* Featured photo: Paolo Cortese and Francesco Romano Petillo at the inauguration of Gramma_Epsilon, 30 September 2021. Courtesy Paolo Cortese
Two new galleries – Gramma_Epsilon in Athens and Lettera_E in Rome – a single, ambitious project that was realized thanks to the passion, competence and professionalism of Paolo Cortese and Francesco Romano Petillo. In view of the milestone of the first year since the opening of the first exhibition, we asked one of the founders to tell us the story, evolution and perspectives of this experience.
It has been an intense year with the opening of two galleries, one in Rome and one in Athens, despite the pandemic and the resulting difficulties. A courageous (or rather two) adventure and a sign of confidence in the future of the sector. But how did the idea of this double project come about?
It all started with a small event organized last February with Francesco Romano Petillo, a longtime friend and partner in this new adventure, to remember our mentor Enzo Mazzarella, gallery owner and poet who passed away in 2018. We decided to publish one of his stories, written in Palermo in the 90s, asking its artists to illustrate it and to present it we organized a small exhibition in my studio in Pigneto.
From the great response we received, we realized that it was time to get back on track and Athens, where we both live, seemed to us the right place to convey the experience gained in our galleries in Rome and London respectively. At the same time, not wanting to abandon our Roman public made up mostly of friends, artists and some collectors, we decided to use the Pigneto space to present the Athens projects but also to propose new points of view.
What is the line of the gallery (or, better, of the galleries) and the artistic fields on which your research focuses?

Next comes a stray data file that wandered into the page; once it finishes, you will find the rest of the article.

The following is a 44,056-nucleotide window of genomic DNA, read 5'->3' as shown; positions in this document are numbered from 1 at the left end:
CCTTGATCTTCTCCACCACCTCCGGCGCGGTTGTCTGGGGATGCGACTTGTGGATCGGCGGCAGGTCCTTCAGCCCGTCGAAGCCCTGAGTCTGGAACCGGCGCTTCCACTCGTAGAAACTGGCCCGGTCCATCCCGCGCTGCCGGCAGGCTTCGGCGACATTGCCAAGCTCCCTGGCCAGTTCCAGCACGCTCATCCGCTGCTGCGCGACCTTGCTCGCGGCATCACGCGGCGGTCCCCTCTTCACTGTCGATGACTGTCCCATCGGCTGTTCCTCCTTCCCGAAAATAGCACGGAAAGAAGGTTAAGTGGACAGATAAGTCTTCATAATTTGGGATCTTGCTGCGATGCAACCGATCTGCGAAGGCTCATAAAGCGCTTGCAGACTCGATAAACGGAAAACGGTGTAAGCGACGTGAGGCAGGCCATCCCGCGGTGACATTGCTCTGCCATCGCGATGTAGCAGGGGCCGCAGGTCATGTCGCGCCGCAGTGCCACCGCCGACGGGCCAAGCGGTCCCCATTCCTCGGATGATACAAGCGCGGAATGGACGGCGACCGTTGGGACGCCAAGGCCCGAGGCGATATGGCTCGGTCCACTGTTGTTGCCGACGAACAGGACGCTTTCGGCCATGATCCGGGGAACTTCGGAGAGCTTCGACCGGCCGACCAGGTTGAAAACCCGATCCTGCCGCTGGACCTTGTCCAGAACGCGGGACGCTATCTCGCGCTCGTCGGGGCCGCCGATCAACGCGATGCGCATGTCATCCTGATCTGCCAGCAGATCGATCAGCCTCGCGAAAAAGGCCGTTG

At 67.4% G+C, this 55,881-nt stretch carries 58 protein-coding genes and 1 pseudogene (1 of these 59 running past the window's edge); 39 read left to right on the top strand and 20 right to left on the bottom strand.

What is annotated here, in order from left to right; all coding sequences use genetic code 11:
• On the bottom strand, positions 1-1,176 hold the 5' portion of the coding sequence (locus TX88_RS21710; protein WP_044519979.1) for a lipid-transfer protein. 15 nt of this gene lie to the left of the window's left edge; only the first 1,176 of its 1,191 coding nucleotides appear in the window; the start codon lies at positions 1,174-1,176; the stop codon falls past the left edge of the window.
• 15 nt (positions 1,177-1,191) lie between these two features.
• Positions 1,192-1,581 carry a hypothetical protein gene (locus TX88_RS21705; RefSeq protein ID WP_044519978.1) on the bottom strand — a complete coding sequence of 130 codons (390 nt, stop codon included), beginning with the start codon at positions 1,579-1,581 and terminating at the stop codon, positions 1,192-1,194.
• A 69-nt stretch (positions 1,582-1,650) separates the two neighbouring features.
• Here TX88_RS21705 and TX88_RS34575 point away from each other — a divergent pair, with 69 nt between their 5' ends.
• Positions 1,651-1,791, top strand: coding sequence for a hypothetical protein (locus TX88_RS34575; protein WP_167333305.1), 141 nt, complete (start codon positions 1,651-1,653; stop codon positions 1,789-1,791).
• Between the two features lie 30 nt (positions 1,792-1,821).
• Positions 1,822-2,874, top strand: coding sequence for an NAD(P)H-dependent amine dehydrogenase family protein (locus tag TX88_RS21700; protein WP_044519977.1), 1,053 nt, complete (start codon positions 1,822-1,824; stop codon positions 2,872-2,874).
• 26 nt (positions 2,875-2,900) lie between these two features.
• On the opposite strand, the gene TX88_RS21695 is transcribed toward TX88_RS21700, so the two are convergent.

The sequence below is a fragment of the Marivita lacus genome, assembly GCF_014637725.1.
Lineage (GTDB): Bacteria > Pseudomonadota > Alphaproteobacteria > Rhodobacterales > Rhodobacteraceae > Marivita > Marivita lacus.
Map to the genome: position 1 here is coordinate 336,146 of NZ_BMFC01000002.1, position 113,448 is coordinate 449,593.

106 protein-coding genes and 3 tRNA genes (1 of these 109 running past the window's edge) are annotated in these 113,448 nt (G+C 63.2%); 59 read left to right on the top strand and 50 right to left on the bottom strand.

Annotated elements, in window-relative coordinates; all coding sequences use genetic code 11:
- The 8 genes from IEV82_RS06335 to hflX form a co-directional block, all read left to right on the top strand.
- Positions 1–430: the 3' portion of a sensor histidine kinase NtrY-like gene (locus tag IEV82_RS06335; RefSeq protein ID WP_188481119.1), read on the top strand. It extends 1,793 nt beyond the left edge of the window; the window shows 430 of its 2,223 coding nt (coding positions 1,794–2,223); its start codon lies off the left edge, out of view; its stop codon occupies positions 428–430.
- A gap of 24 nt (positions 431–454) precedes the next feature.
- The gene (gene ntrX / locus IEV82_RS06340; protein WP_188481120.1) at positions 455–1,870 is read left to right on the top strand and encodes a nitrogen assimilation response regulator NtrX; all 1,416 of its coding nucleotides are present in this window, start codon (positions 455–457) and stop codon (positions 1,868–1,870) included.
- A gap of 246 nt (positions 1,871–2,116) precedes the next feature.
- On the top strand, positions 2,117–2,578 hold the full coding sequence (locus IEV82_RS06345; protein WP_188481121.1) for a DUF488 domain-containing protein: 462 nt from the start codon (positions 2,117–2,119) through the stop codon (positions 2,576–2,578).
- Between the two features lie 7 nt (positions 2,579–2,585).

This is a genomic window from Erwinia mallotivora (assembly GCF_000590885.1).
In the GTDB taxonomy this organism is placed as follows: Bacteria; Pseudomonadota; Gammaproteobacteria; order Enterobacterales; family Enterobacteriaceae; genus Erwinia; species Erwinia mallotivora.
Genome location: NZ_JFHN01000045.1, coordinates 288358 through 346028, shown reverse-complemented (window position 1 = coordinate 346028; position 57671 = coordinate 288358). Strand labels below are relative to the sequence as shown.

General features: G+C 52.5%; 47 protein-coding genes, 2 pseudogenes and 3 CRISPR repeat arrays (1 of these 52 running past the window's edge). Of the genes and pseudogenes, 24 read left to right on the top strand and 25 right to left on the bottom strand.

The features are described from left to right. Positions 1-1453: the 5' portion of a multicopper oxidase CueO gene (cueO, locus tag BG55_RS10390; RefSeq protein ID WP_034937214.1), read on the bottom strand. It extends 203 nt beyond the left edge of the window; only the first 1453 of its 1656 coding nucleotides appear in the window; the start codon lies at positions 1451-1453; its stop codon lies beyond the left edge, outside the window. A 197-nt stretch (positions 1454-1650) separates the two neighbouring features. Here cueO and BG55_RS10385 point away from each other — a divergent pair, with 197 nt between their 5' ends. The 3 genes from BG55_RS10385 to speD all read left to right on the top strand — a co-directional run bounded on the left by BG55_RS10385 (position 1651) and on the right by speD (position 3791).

The two spaces (Gramma_Epsilon and Lettera_E) have a common soul exemplified by the letter “E” from which both take their name. The “E”, in Italian, has the double function (as conjunction and, accented, copula) of joining and defining.At the basis of our work there is, in fact, a path of study, recognition, and enhancement of that climate of experimentation that was experienced in Italy in the 70s and 80s when many artists were committed to emancipating themselves from a market dominated by a male chauvinist and dogmatic vision of art. This emancipation very often took place through the redemption of elements closely linked to the female universe such as the thread, the loom and the letter intended as an intimate means of communication.Through this operation, female artists have gained an important space in movements such as Fiber Art, Visual Poetry and Mail Art. In those years, dozens of artists have produced very interesting works that are still of the utmost relevance today. Some of them, due to fortunate circumstances, enjoy due notoriety but many need to be rediscovered and this is the challenge we are facing.
In your opinion, what is the role of an art gallery in the complex, hyper-connected contemporary society?
The gallery as a physical place is the space dedicated to tracing the artist’s history. With the proliferation of dealers and consultants of all kinds, this role of cultural promotion, which galleries played for decades, has been completely lost, leaving the collector disoriented and unaccustomed to creating his own personal taste. I therefore believe that the role of the gallery owner, at a moment like this, should be re-evaluated because in a world so hyper-connected, but also hyper-virtual, the commitment to something concrete is confirmed as a source of guarantee. Just in these days a scandal of fake collectors has surfaced on Instagram that confirms this need.